Looking Up

by Don Friedman on April 12, 2017


Ever wonder why they’re called “stair wells“? The photograph above gives the answer: the old-fashioned version has a continuous open shaft that the stairs and stair halls wrap around, creating a well or tunnel effect.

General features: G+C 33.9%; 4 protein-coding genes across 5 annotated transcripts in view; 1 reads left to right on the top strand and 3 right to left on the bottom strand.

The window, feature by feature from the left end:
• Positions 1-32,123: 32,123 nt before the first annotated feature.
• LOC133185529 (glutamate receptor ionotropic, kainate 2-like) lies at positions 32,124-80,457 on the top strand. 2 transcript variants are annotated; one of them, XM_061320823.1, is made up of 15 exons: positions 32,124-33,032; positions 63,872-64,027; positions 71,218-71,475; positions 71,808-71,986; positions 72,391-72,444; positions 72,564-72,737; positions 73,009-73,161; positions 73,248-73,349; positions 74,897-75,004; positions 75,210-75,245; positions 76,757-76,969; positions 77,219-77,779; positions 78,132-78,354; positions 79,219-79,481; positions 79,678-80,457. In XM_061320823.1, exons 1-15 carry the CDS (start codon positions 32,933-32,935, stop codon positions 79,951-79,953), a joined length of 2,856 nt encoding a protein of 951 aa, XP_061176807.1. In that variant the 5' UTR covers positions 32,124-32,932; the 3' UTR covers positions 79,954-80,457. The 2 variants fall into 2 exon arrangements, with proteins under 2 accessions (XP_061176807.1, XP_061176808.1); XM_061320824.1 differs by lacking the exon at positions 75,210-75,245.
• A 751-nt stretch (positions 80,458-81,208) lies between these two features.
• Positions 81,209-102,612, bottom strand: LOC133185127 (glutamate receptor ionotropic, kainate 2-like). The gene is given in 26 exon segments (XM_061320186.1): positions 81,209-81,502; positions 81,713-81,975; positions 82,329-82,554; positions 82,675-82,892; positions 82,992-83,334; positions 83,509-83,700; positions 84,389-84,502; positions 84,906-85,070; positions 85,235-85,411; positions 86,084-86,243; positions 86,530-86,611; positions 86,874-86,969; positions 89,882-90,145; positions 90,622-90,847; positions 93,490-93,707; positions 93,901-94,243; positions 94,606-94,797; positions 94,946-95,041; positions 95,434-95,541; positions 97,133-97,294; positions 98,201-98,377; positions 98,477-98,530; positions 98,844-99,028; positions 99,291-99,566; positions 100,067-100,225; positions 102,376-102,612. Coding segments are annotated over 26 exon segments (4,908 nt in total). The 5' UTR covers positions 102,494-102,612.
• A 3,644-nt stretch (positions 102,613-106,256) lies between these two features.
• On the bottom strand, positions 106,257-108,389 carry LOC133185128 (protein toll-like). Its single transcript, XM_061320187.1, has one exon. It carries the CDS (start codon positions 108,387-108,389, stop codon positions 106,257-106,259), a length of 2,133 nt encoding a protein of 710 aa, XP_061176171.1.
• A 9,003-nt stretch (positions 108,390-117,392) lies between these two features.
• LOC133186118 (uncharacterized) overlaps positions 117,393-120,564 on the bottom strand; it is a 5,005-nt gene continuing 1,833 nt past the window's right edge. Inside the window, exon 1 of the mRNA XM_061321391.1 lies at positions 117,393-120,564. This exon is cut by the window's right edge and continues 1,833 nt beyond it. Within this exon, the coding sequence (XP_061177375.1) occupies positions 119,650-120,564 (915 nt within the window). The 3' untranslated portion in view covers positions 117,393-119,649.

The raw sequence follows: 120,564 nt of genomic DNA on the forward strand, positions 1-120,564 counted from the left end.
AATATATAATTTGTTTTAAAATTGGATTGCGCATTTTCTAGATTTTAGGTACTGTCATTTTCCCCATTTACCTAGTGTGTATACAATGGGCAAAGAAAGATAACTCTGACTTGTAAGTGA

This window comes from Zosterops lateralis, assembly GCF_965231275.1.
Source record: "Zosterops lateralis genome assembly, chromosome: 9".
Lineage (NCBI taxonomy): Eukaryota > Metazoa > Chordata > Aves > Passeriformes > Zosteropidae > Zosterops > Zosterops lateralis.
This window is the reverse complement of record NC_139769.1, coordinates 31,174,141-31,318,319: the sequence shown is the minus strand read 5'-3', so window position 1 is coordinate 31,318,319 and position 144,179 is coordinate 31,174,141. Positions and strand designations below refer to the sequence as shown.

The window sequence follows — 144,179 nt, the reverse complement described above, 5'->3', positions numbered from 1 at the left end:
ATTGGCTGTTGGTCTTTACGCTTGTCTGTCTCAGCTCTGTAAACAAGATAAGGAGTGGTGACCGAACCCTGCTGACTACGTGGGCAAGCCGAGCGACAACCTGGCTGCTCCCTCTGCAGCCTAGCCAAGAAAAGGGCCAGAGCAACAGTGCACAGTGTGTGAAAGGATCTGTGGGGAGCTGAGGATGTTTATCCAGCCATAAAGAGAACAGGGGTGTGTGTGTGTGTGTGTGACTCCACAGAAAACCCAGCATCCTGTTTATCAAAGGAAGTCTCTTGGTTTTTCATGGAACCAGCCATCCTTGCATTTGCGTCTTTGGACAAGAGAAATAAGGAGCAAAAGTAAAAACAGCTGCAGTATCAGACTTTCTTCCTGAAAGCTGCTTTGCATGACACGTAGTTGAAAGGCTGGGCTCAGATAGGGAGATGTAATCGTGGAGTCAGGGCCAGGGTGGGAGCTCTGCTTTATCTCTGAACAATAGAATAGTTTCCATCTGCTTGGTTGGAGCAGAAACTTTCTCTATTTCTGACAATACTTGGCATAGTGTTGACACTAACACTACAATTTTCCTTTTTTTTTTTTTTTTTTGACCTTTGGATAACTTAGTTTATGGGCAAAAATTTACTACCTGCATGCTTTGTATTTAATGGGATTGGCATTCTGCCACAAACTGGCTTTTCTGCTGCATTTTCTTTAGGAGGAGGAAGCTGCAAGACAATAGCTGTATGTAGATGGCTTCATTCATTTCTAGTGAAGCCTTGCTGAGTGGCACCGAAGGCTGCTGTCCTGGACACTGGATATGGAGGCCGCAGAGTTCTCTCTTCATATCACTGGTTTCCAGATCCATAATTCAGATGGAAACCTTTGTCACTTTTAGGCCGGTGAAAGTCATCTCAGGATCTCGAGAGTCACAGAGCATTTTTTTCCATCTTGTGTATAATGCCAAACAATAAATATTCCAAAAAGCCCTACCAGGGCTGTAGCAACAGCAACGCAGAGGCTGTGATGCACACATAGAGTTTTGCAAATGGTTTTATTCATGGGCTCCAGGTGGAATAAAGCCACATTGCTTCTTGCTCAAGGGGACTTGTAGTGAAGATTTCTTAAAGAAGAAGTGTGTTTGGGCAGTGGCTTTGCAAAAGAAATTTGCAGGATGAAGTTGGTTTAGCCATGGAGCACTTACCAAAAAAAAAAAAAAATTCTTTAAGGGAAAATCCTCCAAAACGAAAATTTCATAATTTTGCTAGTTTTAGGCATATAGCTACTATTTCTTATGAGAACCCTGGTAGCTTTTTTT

That photo is looking up from the second floor of 224 Centre Street, built in 1848 as Odd Fellows Hall and expanded with two more floors of loft space for a printer in 1881-2. That stairwell is actually a good tip-off that the building predates the first comprehensive building code in New York, enacted in 1882. Wood stairs with open wells, like this one, are about the worst possible configuration in a fire. The fire will spread – as was proven time and time again in the nineteenth century – up the stairs. This type of stair will simultaneously fail in its egress function and actively serve as a route for fire spread. That’s why open-well wood stairs were outlawed in 1882 and why those that remain, like this one, have had sprinklers retrofitted.

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